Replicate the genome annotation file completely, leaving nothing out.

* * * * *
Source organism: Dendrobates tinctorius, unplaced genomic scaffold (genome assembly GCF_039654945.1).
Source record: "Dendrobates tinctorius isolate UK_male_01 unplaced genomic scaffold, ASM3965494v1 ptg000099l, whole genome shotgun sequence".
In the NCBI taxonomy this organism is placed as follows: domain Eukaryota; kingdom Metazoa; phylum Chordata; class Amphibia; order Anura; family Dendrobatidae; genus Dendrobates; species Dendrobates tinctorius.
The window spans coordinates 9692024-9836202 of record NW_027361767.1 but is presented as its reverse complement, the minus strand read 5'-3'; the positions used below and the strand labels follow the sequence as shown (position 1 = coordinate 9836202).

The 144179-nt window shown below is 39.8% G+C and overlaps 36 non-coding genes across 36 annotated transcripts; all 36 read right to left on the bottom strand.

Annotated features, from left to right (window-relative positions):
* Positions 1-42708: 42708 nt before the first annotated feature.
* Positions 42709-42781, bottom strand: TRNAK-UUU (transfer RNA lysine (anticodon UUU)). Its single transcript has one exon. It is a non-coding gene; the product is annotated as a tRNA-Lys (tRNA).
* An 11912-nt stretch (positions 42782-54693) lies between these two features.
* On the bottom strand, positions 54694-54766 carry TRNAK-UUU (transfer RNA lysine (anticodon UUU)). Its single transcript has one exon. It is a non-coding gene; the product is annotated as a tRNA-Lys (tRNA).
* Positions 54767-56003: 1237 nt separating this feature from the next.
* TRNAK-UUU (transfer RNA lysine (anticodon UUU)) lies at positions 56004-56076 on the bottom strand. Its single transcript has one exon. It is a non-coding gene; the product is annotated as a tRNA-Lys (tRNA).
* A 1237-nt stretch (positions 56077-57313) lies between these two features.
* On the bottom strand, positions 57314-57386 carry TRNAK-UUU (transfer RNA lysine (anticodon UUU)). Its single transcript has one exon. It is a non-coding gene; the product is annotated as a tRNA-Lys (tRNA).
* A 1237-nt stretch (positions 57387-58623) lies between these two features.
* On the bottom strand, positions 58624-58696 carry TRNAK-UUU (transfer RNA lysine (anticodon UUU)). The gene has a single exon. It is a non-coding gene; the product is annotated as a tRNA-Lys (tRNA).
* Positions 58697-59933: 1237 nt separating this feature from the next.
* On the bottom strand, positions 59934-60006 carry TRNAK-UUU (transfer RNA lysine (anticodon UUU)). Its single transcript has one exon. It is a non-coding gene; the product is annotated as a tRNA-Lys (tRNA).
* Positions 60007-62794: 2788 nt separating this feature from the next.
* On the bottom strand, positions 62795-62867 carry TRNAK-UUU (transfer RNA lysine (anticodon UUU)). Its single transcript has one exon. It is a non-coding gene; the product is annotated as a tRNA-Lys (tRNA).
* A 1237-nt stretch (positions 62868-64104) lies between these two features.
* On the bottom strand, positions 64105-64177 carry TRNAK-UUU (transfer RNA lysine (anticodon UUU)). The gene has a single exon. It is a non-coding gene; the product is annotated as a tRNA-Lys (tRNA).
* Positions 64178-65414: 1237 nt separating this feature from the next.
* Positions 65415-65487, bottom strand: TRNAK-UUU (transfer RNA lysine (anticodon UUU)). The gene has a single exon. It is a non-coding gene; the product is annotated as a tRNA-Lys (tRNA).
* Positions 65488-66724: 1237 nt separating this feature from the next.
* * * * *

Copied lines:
Source organism: Dendrobates tinctorius, unplaced genomic scaffold (genome assembly GCF_039654945.1).
Source record: "Dendrobates tinctorius isolate UK_male_01 unplaced genomic scaffold, ASM3965494v1 ptg000099l, whole genome shotgun sequence".
In the NCBI taxonomy this organism is placed as follows: domain Eukaryota; kingdom Metazoa; phylum Chordata; class Amphibia; order Anura; family Dendrobatidae; genus Dendrobates; species Dendrobates tinctorius.
The window spans coordinates 9692024-9836202 of record NW_027361767.1 but is presented as its reverse complement, the minus strand read 5'-3'; the positions used below and the strand labels follow the sequence as shown (position 1 = coordinate 9836202).

The 144179-nt window shown below is 39.8% G+C and overlaps 36 non-coding genes across 36 annotated transcripts; all 36 read right to left on the bottom strand.

Annotated features, from left to right (window-relative positions):
* Positions 1-42708: 42708 nt before the first annotated feature.
* Positions 42709-42781, bottom strand: TRNAK-UUU (transfer RNA lysine (anticodon UUU)). Its single transcript has one exon. It is a non-coding gene; the product is annotated as a tRNA-Lys (tRNA).
* An 11912-nt stretch (positions 42782-54693) lies between these two features.
* On the bottom strand, positions 54694-54766 carry TRNAK-UUU (transfer RNA lysine (anticodon UUU)). Its single transcript has one exon. It is a non-coding gene; the product is annotated as a tRNA-Lys (tRNA).
* Positions 54767-56003: 1237 nt separating this feature from the next.
* TRNAK-UUU (transfer RNA lysine (anticodon UUU)) lies at positions 56004-56076 on the bottom strand. Its single transcript has one exon. It is a non-coding gene; the product is annotated as a tRNA-Lys (tRNA).
* A 1237-nt stretch (positions 56077-57313) lies between these two features.
* On the bottom strand, positions 57314-57386 carry TRNAK-UUU (transfer RNA lysine (anticodon UUU)). Its single transcript has one exon. It is a non-coding gene; the product is annotated as a tRNA-Lys (tRNA).
* A 1237-nt stretch (positions 57387-58623) lies between these two features.
* On the bottom strand, positions 58624-58696 carry TRNAK-UUU (transfer RNA lysine (anticodon UUU)). The gene has a single exon. It is a non-coding gene; the product is annotated as a tRNA-Lys (tRNA).
* Positions 58697-59933: 1237 nt separating this feature from the next.
* On the bottom strand, positions 59934-60006 carry TRNAK-UUU (transfer RNA lysine (anticodon UUU)). Its single transcript has one exon. It is a non-coding gene; the product is annotated as a tRNA-Lys (tRNA).
* Positions 60007-62794: 2788 nt separating this feature from the next.
* On the bottom strand, positions 62795-62867 carry TRNAK-UUU (transfer RNA lysine (anticodon UUU)). Its single transcript has one exon. It is a non-coding gene; the product is annotated as a tRNA-Lys (tRNA).
* A 1237-nt stretch (positions 62868-64104) lies between these two features.
* On the bottom strand, positions 64105-64177 carry TRNAK-UUU (transfer RNA lysine (anticodon UUU)). The gene has a single exon. It is a non-coding gene; the product is annotated as a tRNA-Lys (tRNA).
* Positions 64178-65414: 1237 nt separating this feature from the next.
* Positions 65415-65487, bottom strand: TRNAK-UUU (transfer RNA lysine (anticodon UUU)). The gene has a single exon. It is a non-coding gene; the product is annotated as a tRNA-Lys (tRNA).
* Positions 65488-66724: 1237 nt separating this feature from the next.